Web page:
Step five – keep a worry pad
When stress has me awake in the night, I do my best work! I keep a worry pad next to my bed, I will come up with an action plan and write it all down. Once I’m satisfied that everything is on paper and I won’t forget it the next day, I generally find I’m able to return to sleep more easily. Worst case scenario, I will start working but get a much earlier night the following evening.

Step six – make the room as dark as possible
Make the room as dark as possible, and as soon as you shut your eyes, tell yourself that you won’t open them until morning. Once I’ve set my mind that it’s bed time, I just won’t let myself wake up. Lights out is lights out. The darker the room is, the easier it is to sleep. Use an eye mask if you need to.

Sweet dreams!

Don’t get SAD this winter

If we had no winter, the spring would not be so pleasant: if we did not sometimes taste of adversity, prosperity would not be so welcome. Anne Bradstreet

For some people winter can be a severely debilitating and isolating time as they suffer Seasonal Affective Disorder (SAD) and are managing depression-like symptoms. The exact cause of this condition isn’t fully understood but it is generally put down to lack of exposure to daylight during the winter months.

“It’s important for people to get up in the morning and get some exposure to sunlight, ideally before 8am. Dawn and morning light is believed to be integral in regulating our biorhythms. Combining this with exercise is really important. If people feel this is not helping they should go to their doctor for more advice,” Associate Professor and beyondblue Clinical Advisor, Michael Baigent said.

Are you SAD?
Symptoms of SAD are similar to depression and include:
Sadness
Tiredness/Fatigue/Drowsiness and indifference
Depression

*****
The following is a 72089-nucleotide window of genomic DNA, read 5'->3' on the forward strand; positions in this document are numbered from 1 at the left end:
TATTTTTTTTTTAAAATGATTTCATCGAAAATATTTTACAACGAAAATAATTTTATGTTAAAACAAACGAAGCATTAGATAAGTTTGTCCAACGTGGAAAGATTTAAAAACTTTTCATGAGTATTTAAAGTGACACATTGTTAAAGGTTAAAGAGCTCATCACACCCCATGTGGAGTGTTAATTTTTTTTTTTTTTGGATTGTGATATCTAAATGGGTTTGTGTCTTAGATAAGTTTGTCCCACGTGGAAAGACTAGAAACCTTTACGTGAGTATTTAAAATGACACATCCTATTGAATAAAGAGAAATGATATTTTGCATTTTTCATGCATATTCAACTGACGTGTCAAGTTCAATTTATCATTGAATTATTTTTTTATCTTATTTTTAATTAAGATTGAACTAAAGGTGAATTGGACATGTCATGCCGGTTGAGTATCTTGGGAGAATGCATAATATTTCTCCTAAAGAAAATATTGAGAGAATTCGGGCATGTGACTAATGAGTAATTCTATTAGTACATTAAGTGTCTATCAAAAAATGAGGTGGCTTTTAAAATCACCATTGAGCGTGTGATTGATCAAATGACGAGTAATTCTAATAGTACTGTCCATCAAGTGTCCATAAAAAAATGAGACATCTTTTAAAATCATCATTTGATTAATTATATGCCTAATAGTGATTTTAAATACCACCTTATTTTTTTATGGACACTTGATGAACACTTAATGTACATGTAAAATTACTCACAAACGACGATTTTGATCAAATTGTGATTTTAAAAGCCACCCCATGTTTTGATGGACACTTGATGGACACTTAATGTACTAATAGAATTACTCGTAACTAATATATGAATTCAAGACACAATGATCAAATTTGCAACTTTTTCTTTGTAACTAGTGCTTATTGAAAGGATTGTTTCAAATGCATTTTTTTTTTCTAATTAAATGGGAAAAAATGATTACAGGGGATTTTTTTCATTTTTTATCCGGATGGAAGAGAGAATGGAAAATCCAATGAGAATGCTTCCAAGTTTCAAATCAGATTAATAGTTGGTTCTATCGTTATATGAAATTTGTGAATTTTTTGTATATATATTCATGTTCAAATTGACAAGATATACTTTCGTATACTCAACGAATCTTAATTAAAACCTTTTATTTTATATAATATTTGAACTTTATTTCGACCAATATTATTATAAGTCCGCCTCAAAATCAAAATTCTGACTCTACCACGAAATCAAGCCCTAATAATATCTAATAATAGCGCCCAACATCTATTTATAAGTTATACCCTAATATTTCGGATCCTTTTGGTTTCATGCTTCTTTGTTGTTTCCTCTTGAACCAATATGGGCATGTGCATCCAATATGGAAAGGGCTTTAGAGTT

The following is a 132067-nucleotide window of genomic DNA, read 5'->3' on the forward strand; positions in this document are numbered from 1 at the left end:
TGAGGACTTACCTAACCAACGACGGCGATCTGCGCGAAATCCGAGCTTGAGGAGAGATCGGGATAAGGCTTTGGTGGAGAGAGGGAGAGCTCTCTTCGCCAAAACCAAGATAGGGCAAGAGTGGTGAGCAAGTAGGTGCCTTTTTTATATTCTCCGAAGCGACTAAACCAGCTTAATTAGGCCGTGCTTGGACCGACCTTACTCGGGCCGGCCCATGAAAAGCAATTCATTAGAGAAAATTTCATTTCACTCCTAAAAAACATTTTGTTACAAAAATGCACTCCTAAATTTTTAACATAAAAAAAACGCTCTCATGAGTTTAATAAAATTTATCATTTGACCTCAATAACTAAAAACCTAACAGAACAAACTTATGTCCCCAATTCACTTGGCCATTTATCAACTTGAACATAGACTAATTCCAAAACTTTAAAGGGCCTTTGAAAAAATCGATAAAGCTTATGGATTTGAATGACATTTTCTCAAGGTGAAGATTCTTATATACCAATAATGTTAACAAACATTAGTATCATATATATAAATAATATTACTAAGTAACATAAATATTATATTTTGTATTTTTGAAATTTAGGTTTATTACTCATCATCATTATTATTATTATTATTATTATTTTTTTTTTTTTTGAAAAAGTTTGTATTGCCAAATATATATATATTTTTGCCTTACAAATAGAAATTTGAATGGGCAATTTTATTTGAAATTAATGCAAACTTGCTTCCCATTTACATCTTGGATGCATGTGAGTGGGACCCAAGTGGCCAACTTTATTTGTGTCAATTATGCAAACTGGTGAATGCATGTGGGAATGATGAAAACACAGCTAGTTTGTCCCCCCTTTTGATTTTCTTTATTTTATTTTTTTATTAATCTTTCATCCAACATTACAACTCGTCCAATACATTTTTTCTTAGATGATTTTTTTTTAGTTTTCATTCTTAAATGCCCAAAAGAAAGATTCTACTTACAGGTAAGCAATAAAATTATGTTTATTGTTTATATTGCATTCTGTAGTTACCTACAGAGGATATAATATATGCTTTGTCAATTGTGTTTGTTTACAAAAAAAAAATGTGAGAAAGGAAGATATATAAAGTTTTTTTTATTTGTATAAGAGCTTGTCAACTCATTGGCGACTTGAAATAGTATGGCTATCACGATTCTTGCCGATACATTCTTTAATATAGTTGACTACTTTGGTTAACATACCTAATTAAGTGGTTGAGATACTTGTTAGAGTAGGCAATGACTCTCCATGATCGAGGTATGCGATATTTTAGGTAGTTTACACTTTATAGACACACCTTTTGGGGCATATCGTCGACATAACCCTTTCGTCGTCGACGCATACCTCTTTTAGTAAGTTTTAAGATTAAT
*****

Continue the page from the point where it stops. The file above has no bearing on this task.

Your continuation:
Crying spells
Sleeping more than usual
Irritability
Trouble concentrating
Body aches
Loss of libido (sex drive)
Poor sleep
Overeating (especially carbohydrates)
Weight gain
Low mood for most of the day
Loss of interest in usual activities
Inability to focus
Constant fatigue
Insomnia
Mood swings
Excessive energy/Anxiety
Poor appetite/Weight loss
Weakened immune system during the winter
Feeling generally “under the weather” without a cause
Isolating yourself/Avoiding social functions.

How can you avoid getting SAD this winter?
“Everyone’s affected differently by SAD so what works for one person won’t for another. But there’s usually something that will help, so don’t give up if the first remedy you try doesn’t work. Just keep trying,” said Sue Pavlovich – a SADA (the Seasonal Affective Disorder Association) committee member.

Lighten up
One of the more common treatments for SAD is light therapy which involves a light box that emits bright, fluorescent lights (10,000 lux) for about half an hour to an hour a day. Alternatively, brighten up your home or office by letting some natural light shine in. Some people find that using a dawn simulator – a bedside light, connected to an alarm clock, which mimics a sunrise and wakes you up gradually – as well as a light box can enhance SAD moods.

Get outside
Try to do some outdoor activities as often as possible during the daylight hours in winter and let light come through your windows at home and work. Fresh air is essential for a stable mood, so it’s recommended to get outside for at least 10 to 15 minutes a day, regardless of the temperature.

Exercise regularly
The same with most mood boosting techniques, exercise is highly recommended. While exercise alone doesn’t cure SAD, it will improve your mood. Get walking every day for at least twenty minutes to boost serotonin levels.

Treat yourself with aromatherapy
Aromatherapy can be a healthy way to replenish the mind and spirit. What we smell can have a profound effect on how we feel because odours travel through the nose to the limbic system – the emotion-controlling part of the brain. Essential oils or candles that are reminiscent of spring and summer days – such as lemon, rosemary, peppermint, lavender and honeysuckle – could help. Concentrate on scents that bring back positive memories. To increase alertness and encourage happier moods try jasmine, bergamot or citrus scents.